A History Of Film Music, by Mervyn Cooke, is a comprehensive history of film scores and soundtracks. Unlike previous works on the subject, the book's scope extends beyond Hollywood and also covers film music from France, the UK, the Soviet Union, Italy, Japan, and India.
Cooke discusses the use of music to accompany silent films, the transition to sound film, and the subsequent development of the Hollywood musical. He also profiles the major film composers, and highlights the stylistic trends in the evolution of film soundtracks, such as the Wagnerian leitmotif, the epic score, and the appropriation of jazz, pop, and classical music.
Cooke writes that Max Steiner's score for King Kong, rather than his work on Gone With The Wind, is "universally acknowledged as his most important achievement, one that almost single-handedly marked the coming-of-age of non-diagetic film music". Similarly, he notes that Bernard Herrmann's Psycho score is "universally acknowledged to be one of the most original and influential in cinema history". (Surprisingly, Herrmann's cameo in The Man Who Knew Too Much is not mentioned.) John Williams, whose scores include Jaws and Star Wars, is cited as the primary exponent of "the new symphonism", the contemporary revival of the traditional symphonic score.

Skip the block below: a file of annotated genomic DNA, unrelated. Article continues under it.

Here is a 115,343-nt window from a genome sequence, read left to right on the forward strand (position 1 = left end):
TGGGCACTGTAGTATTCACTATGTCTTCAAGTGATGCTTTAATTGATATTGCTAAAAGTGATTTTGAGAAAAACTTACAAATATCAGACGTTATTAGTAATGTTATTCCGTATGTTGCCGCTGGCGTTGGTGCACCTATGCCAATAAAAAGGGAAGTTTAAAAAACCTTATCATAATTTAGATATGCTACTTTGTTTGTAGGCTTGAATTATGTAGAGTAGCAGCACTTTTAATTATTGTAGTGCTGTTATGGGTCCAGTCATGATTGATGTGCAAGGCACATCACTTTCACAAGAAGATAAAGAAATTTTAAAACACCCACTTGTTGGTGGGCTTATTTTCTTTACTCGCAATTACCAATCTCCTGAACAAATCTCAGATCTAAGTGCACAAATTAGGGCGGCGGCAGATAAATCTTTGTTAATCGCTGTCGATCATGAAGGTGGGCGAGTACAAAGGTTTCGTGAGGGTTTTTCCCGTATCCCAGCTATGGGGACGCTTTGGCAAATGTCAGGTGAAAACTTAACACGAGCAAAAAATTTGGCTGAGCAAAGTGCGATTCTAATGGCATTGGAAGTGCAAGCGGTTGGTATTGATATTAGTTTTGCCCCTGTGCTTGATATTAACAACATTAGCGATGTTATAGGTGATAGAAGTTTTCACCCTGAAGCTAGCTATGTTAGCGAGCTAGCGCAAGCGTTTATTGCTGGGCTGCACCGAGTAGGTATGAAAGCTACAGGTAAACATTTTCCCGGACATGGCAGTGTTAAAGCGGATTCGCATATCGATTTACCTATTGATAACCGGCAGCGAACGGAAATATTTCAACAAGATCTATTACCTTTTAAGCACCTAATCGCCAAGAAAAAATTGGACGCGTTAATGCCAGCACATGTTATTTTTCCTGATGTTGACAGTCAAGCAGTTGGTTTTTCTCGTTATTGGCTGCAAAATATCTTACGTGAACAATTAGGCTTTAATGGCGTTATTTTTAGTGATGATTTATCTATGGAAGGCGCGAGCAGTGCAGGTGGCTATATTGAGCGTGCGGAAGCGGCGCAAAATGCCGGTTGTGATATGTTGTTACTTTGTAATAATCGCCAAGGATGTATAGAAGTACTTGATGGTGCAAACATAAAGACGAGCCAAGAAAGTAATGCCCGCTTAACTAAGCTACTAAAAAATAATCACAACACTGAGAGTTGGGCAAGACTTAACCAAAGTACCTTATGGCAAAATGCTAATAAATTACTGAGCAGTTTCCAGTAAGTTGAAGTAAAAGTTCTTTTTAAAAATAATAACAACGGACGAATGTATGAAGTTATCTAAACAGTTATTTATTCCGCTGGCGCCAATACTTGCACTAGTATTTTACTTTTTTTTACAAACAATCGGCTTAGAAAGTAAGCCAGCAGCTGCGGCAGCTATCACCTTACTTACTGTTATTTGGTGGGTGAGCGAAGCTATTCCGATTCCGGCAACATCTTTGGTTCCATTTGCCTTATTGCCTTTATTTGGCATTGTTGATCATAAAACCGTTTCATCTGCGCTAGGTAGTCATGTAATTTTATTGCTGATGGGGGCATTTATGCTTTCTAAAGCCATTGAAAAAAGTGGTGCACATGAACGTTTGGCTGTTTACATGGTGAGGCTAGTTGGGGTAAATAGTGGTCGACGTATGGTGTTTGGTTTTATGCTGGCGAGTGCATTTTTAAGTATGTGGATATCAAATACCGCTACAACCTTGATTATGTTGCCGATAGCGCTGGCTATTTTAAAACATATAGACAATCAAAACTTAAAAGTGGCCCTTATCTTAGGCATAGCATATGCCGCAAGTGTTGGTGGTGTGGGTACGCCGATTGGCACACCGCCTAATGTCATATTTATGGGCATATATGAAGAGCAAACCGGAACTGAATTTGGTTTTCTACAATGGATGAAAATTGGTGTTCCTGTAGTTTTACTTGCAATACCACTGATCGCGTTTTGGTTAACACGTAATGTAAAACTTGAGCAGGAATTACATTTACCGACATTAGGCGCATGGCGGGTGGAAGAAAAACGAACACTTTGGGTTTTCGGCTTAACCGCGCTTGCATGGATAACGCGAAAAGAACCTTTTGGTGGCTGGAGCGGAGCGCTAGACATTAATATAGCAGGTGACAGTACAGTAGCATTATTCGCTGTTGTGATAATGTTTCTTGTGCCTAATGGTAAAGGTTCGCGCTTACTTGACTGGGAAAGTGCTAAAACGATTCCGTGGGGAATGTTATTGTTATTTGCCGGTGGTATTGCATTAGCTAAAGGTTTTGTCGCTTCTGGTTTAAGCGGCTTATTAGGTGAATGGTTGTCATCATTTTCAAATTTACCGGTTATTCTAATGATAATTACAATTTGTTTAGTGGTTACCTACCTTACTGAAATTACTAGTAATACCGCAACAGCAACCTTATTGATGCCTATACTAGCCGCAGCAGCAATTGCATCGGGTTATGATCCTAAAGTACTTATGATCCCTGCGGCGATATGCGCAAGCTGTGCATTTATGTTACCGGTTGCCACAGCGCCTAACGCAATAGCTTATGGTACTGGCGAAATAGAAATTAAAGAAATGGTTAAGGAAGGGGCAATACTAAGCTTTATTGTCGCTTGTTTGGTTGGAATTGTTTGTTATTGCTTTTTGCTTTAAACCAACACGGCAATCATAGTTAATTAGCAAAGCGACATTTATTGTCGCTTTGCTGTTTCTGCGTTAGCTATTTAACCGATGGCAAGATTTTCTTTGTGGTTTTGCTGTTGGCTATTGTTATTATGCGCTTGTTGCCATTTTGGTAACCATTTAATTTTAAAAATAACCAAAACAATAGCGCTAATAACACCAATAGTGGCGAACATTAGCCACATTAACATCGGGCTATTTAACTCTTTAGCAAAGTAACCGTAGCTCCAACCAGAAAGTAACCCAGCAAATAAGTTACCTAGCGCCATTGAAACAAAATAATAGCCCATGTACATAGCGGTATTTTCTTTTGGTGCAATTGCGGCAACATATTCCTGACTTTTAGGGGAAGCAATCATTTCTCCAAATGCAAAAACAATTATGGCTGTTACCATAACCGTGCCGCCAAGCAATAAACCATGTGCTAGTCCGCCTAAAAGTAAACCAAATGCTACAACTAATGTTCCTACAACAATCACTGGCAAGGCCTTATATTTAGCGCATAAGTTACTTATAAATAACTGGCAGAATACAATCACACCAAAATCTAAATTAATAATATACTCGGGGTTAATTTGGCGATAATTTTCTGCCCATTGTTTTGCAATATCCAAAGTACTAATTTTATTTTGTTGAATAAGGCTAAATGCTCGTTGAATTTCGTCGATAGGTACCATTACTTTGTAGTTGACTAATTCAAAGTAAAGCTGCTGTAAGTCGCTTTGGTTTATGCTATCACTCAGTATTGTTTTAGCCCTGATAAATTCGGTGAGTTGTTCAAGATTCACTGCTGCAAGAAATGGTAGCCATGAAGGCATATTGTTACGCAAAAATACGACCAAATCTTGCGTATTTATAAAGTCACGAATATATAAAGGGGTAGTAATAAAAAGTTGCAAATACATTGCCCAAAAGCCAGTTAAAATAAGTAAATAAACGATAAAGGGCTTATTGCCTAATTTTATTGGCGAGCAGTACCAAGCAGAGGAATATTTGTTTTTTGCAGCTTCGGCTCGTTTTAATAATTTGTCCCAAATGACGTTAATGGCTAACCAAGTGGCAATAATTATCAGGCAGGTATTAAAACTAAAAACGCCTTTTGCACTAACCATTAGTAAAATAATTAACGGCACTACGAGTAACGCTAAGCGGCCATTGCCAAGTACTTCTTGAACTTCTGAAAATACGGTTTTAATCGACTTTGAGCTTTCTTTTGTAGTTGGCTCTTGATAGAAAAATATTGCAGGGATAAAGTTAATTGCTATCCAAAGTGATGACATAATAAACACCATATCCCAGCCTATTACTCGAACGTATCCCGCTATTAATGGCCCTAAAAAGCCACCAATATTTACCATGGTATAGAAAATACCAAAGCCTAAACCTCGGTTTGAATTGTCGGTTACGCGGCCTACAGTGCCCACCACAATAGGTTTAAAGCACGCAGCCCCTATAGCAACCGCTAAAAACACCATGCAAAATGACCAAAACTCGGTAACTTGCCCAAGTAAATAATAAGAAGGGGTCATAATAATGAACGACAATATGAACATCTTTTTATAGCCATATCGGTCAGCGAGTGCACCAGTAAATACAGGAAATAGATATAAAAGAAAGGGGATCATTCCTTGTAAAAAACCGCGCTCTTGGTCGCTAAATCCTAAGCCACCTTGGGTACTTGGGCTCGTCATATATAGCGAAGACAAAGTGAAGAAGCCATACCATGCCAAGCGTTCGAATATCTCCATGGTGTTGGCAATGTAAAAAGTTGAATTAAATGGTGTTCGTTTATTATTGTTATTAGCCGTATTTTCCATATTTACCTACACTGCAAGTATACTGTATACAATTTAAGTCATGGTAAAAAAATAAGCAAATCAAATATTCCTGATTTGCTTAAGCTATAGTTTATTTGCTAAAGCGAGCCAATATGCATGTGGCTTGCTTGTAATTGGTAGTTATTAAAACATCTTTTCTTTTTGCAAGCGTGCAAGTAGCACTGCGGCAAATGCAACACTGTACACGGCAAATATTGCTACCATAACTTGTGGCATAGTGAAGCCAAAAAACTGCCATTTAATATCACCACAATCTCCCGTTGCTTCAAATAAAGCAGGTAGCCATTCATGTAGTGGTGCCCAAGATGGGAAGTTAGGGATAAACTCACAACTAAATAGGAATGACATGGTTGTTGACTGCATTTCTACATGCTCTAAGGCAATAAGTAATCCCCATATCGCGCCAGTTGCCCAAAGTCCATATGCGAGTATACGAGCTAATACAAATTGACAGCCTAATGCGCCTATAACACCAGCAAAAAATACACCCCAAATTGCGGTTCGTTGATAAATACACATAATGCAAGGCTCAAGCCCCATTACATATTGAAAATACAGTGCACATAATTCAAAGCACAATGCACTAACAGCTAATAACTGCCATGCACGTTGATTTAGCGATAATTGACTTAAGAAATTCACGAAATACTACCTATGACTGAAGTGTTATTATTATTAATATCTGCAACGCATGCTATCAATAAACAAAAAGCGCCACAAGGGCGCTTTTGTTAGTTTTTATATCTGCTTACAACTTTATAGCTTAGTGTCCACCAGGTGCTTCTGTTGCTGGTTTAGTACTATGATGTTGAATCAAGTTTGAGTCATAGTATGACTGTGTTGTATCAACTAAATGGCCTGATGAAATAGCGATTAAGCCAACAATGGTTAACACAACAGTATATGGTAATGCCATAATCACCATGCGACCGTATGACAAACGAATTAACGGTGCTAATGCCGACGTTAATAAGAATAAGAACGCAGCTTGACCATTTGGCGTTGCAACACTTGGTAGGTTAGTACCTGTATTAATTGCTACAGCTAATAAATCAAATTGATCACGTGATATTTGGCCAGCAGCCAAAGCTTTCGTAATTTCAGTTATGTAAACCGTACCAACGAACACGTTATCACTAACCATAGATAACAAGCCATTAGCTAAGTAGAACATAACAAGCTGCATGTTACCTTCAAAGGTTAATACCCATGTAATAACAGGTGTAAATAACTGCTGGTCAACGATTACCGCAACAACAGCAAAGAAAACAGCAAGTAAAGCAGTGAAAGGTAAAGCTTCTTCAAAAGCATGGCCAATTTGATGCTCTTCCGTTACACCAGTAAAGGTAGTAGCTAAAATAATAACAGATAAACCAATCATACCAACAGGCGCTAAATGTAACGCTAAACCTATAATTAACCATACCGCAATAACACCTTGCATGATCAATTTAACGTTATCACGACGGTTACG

Stanley Kubrick is singled out as as the director who "engaged most thoroughly and influentially with classical music". Most famously, Strauss's Also Sprach Zarathrustra became "inextricably associated with outer space in the popular imagination" after Kubrick used it in 2001: A Space Odyssey. In an uncharacteristic digression, Cooke dismisses Eyes Wide Shut as a "dreary sex melodrama that quickly collapses under the weight of its own pretensions". (He overlooks Eyes Wide Shut's subversion of Kubrick's penchant for classical compositions, when an apparently non-diagetic Shostakovich waltz is interrupted by switching off a diagetic hi-fi.)
The book's subheadings contain some unfortunate neologisms, such as "postlude" (the opposite of 'prelude') and "glocal" (a combination of 'global' and 'local'); and the odd choice of cover photo (Jaws 3D) was presumably a compromise because the publisher couldn't get the rights to the original Jaws. But with full coverage of Hollywood films, and a uniquely international scope, A History Of Film Music is the history of film music.